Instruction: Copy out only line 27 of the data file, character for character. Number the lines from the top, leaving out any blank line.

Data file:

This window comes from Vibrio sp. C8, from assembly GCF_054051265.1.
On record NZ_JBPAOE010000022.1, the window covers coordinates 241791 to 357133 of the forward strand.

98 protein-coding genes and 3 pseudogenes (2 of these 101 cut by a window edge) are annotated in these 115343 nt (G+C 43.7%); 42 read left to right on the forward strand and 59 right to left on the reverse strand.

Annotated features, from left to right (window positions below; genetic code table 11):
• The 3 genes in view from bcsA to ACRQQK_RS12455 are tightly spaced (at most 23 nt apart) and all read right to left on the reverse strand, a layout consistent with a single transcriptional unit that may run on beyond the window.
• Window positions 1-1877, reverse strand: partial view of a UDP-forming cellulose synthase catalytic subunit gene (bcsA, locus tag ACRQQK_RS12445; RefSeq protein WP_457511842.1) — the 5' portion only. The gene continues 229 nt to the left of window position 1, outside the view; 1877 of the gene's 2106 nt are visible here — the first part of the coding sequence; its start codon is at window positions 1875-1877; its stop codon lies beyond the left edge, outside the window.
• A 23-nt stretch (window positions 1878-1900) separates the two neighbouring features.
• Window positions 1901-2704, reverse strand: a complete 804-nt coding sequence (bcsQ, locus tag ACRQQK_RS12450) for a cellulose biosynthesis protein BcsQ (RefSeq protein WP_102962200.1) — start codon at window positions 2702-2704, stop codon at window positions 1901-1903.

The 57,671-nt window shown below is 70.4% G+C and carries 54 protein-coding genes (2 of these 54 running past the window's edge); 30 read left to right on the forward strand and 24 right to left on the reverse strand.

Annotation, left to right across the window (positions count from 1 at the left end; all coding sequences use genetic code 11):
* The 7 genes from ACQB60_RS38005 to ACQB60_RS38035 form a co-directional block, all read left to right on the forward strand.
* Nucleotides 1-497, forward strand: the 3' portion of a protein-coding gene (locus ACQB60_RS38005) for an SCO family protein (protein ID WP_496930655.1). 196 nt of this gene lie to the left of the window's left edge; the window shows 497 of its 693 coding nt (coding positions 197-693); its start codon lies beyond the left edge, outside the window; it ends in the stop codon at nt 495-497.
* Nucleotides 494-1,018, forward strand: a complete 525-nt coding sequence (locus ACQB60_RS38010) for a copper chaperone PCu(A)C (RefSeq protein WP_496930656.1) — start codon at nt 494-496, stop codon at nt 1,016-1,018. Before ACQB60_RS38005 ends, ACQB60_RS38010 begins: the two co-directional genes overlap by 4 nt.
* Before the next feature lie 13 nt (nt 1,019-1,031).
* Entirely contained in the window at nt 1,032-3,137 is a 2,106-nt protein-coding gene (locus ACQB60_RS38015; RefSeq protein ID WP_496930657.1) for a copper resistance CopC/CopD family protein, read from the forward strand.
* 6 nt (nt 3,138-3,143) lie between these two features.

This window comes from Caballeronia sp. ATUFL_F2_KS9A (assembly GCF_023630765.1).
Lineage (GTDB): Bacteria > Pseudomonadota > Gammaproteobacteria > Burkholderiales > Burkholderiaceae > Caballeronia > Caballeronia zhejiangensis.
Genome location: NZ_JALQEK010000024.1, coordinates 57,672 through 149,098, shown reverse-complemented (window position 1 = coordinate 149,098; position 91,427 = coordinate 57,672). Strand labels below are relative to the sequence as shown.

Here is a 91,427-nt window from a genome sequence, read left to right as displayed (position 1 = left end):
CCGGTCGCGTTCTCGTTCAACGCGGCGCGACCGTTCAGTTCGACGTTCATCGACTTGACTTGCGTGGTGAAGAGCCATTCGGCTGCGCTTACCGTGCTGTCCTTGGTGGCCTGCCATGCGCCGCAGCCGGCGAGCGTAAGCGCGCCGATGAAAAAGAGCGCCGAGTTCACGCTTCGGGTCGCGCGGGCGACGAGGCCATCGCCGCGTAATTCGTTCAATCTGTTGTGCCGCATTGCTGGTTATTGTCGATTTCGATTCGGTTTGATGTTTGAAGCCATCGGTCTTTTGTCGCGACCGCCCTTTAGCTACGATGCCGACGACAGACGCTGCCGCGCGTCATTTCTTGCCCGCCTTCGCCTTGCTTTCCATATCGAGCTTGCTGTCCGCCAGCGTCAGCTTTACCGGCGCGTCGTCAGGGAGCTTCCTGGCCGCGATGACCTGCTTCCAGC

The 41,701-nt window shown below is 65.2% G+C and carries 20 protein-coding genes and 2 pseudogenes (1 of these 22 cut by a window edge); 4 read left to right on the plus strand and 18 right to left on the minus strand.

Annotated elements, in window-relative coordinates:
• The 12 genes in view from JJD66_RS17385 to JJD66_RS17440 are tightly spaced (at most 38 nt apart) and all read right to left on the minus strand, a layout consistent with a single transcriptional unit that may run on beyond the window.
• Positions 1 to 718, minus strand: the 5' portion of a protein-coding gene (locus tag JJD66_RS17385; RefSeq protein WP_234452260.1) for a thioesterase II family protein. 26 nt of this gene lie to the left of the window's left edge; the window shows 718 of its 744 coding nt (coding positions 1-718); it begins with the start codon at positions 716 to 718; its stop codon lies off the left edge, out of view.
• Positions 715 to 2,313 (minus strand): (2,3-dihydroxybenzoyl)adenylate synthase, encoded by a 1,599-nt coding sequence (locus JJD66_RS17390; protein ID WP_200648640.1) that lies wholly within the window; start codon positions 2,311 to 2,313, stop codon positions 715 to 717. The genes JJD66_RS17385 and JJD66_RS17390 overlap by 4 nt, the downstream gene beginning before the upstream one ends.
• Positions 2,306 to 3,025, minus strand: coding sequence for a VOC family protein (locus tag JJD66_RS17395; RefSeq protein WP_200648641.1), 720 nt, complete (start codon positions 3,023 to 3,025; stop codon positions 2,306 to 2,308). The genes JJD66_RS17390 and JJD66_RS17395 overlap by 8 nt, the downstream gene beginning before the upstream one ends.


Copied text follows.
• Positions 2,306 to 3,025, minus strand: coding sequence for a VOC family protein (locus tag JJD66_RS17395; RefSeq protein WP_200648641.1), 720 nt, complete (start codon positions 3,023 to 3,025; stop codon positions 2,306 to 2,308). The genes JJD66_RS17390 and JJD66_RS17395 overlap by 8 nt, the downstream gene beginning before the upstream one ends.